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Part 2: Resettling 100 refugees could be complicated if there isn't adequate affordable housing or employment. “There are so many unanswered questions,” according to Alderwoman Sharon Davis.
This is the second in a two-part series on refugee resettlement in Rutland, Vermont. Read Part I here.
By the time Rutland, Vermont Mayor Chris Louras announced that a nonprofit agency had selected the city as a possible resettlement site for foreign refugees, it was late April of this year.
It had been about five months since Louras first contacted Gov. Peter Shumlin’s office to begin discussions about Rutland opening its doors to refugees from Syria and elsewhere. During that time, the mayor had some limited conversations with community leaders and others about refugees relocating to the city. But there’d been no widespread public debate on the issue.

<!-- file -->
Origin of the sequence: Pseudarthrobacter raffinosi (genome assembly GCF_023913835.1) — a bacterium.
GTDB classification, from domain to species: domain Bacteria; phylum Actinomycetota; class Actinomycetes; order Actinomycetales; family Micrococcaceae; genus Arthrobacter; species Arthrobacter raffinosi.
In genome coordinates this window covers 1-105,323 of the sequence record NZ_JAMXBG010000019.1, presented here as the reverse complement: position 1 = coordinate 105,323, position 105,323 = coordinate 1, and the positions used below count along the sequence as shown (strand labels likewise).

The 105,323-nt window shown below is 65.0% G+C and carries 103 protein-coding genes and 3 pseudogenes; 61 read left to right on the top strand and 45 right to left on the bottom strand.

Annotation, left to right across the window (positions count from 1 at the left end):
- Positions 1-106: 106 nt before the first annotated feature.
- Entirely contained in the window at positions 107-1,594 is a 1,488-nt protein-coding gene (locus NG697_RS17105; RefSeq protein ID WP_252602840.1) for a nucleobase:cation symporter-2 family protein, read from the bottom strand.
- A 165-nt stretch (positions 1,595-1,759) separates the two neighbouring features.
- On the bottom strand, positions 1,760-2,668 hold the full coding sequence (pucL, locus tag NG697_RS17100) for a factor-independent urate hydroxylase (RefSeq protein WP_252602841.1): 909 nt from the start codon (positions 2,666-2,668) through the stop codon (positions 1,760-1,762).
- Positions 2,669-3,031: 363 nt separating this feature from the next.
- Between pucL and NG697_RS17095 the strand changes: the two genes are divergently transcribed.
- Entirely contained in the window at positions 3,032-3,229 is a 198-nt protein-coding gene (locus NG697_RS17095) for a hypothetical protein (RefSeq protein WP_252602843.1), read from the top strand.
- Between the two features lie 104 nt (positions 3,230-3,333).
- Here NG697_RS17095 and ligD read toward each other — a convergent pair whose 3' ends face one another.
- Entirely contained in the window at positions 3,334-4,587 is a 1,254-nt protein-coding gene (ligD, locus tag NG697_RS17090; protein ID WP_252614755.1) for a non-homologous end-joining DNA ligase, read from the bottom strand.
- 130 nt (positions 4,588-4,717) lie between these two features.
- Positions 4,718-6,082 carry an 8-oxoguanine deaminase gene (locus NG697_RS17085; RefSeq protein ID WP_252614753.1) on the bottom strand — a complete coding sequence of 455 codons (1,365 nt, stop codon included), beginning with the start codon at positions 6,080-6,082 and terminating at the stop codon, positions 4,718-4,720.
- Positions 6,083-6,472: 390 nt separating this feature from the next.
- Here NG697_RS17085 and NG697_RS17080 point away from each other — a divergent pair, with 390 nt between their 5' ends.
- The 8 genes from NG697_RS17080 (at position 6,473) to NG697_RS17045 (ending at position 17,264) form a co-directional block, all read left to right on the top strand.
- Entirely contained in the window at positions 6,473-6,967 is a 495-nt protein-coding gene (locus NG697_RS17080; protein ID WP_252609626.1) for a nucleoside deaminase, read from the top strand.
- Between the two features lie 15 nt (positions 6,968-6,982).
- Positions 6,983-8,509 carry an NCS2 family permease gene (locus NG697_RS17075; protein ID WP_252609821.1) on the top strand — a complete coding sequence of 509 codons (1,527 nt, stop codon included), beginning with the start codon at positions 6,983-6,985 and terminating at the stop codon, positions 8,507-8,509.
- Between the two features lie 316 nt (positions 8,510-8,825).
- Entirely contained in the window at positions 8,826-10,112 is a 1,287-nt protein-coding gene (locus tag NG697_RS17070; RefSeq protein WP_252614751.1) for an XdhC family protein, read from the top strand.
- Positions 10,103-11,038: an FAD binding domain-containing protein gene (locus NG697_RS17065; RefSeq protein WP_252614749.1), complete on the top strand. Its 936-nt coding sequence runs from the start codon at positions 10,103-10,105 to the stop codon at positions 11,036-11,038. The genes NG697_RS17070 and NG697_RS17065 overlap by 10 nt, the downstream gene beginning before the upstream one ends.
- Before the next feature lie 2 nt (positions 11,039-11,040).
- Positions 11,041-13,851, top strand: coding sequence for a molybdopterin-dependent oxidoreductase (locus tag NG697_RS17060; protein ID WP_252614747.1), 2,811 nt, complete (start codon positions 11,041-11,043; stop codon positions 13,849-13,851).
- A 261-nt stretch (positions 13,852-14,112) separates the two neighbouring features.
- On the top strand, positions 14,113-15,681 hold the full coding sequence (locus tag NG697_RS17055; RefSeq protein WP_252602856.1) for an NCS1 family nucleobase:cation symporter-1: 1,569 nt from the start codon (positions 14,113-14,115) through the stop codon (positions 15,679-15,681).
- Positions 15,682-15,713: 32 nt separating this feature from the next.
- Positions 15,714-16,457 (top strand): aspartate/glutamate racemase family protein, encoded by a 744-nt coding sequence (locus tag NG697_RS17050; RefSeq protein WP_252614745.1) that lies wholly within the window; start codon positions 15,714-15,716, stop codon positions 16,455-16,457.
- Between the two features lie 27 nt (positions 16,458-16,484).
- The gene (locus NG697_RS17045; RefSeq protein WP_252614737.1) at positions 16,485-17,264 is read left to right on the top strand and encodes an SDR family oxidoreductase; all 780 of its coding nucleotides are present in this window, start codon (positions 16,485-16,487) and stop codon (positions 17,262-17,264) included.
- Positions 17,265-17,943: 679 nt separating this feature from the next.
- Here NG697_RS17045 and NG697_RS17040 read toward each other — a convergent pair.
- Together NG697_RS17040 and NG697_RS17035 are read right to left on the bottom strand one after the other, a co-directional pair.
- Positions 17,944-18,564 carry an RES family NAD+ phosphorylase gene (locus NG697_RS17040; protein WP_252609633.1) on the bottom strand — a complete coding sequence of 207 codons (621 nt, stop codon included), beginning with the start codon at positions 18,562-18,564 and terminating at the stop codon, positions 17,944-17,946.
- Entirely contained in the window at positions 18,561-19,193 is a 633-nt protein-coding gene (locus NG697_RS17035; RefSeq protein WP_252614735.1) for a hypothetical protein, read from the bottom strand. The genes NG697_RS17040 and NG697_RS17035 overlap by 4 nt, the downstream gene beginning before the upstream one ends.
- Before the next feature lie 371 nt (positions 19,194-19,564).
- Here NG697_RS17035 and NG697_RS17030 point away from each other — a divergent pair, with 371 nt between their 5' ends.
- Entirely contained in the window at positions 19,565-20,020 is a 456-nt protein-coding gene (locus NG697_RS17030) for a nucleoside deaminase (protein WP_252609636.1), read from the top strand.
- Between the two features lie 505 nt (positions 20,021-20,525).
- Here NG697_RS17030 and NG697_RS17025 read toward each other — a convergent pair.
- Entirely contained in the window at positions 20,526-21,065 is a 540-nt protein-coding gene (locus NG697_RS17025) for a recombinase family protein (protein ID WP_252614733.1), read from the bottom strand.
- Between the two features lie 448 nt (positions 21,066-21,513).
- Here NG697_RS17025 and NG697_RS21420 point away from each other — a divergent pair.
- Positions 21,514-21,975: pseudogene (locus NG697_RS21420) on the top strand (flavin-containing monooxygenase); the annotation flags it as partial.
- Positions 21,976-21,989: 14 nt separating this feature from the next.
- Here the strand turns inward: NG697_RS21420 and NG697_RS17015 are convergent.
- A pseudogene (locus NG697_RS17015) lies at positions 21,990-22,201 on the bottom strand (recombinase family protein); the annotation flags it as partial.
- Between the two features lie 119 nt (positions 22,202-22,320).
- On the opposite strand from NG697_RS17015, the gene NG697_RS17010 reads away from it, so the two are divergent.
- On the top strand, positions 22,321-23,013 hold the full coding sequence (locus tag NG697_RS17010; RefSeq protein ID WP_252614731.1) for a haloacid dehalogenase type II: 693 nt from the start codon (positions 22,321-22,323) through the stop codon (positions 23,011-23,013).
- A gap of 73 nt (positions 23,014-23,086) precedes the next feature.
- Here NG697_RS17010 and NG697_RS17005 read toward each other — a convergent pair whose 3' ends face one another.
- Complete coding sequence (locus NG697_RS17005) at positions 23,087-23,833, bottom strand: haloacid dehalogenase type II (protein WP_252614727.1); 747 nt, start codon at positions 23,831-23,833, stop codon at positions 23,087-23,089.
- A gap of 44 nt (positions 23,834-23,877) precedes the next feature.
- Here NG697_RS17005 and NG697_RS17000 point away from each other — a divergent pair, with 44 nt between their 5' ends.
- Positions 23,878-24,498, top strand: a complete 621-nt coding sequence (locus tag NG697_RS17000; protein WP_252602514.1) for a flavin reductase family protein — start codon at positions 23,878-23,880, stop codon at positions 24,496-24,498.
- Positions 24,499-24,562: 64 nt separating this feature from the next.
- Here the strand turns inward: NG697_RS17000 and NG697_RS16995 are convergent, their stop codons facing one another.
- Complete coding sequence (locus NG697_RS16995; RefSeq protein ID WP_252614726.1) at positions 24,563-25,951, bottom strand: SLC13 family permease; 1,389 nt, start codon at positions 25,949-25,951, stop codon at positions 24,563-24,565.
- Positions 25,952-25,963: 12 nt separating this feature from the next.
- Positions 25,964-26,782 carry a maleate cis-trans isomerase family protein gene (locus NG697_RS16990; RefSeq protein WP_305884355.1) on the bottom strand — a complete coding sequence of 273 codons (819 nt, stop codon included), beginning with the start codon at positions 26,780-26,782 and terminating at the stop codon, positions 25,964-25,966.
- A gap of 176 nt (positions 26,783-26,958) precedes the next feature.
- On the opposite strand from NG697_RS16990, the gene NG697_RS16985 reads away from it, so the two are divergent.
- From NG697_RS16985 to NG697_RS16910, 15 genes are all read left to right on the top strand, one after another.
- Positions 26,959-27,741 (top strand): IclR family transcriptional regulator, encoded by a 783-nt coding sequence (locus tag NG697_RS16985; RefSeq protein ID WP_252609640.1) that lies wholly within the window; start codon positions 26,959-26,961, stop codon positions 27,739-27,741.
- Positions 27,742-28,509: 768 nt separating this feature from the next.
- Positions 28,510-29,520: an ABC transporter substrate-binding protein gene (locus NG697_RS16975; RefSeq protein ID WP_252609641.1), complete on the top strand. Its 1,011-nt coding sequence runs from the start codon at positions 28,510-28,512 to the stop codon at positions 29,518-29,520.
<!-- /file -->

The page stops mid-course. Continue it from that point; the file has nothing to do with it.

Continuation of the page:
With Louras’ announcement, word about the resettlement plan was out.
The U.S. Committee for Refugees and Immigrants, the nonprofit agency, would submit an application to the U.S. Department of State, proposing Rutland as a place where up to 100 refugees would relocate to during the 2017 federal fiscal year, which runs Oct. 1 to Sept. 30.
Heated discussions ensued, with community members both backing and opposing the plan.
Board of Aldermen meetings drew packed crowds. And board members complained they’d been left out of initial talks about refugee resettlement and that they'd been “blindsided” by the proposal.